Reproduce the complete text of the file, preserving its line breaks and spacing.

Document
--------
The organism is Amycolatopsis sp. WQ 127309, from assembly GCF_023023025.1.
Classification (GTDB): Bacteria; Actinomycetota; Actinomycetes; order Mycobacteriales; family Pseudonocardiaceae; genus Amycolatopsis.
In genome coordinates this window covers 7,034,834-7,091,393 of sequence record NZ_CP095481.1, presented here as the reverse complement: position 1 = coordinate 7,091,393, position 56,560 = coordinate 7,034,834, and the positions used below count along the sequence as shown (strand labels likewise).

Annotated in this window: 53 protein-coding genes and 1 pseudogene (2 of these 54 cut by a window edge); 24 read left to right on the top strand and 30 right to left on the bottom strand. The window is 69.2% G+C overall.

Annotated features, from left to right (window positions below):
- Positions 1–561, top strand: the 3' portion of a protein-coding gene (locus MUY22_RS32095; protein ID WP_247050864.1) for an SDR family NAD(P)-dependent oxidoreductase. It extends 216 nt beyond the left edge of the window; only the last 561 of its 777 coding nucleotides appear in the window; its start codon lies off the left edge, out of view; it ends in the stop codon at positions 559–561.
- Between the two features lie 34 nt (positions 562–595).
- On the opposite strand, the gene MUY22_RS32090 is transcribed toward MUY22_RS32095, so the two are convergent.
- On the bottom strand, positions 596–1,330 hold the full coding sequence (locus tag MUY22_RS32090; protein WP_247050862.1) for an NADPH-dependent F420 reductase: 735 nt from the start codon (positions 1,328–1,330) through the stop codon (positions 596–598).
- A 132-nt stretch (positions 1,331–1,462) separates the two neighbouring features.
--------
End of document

The organism is Amycolatopsis sp. WQ 127309, from assembly GCF_023023025.1.
Classification (GTDB): Bacteria; Actinomycetota; Actinomycetes; order Mycobacteriales; family Pseudonocardiaceae; genus Amycolatopsis.
In genome coordinates this window covers 7,034,834-7,091,393 of sequence record NZ_CP095481.1, presented here as the reverse complement: position 1 = coordinate 7,091,393, position 56,560 = coordinate 7,034,834, and the positions used below count along the sequence as shown (strand labels likewise).

Annotated in this window: 53 protein-coding genes and 1 pseudogene (2 of these 54 cut by a window edge); 24 read left to right on the top strand and 30 right to left on the bottom strand. The window is 69.2% G+C overall.

Annotated features, from left to right (window positions below):
- Positions 1–561, top strand: the 3' portion of a protein-coding gene (locus MUY22_RS32095; protein ID WP_247050864.1) for an SDR family NAD(P)-dependent oxidoreductase. It extends 216 nt beyond the left edge of the window; only the last 561 of its 777 coding nucleotides appear in the window; its start codon lies off the left edge, out of view; it ends in the stop codon at positions 559–561.
- Between the two features lie 34 nt (positions 562–595).
- On the opposite strand, the gene MUY22_RS32090 is transcribed toward MUY22_RS32095, so the two are convergent.
- On the bottom strand, positions 596–1,330 hold the full coding sequence (locus tag MUY22_RS32090; protein WP_247050862.1) for an NADPH-dependent F420 reductase: 735 nt from the start codon (positions 1,328–1,330) through the stop codon (positions 596–598).
- A 132-nt stretch (positions 1,331–1,462) separates the two neighbouring features.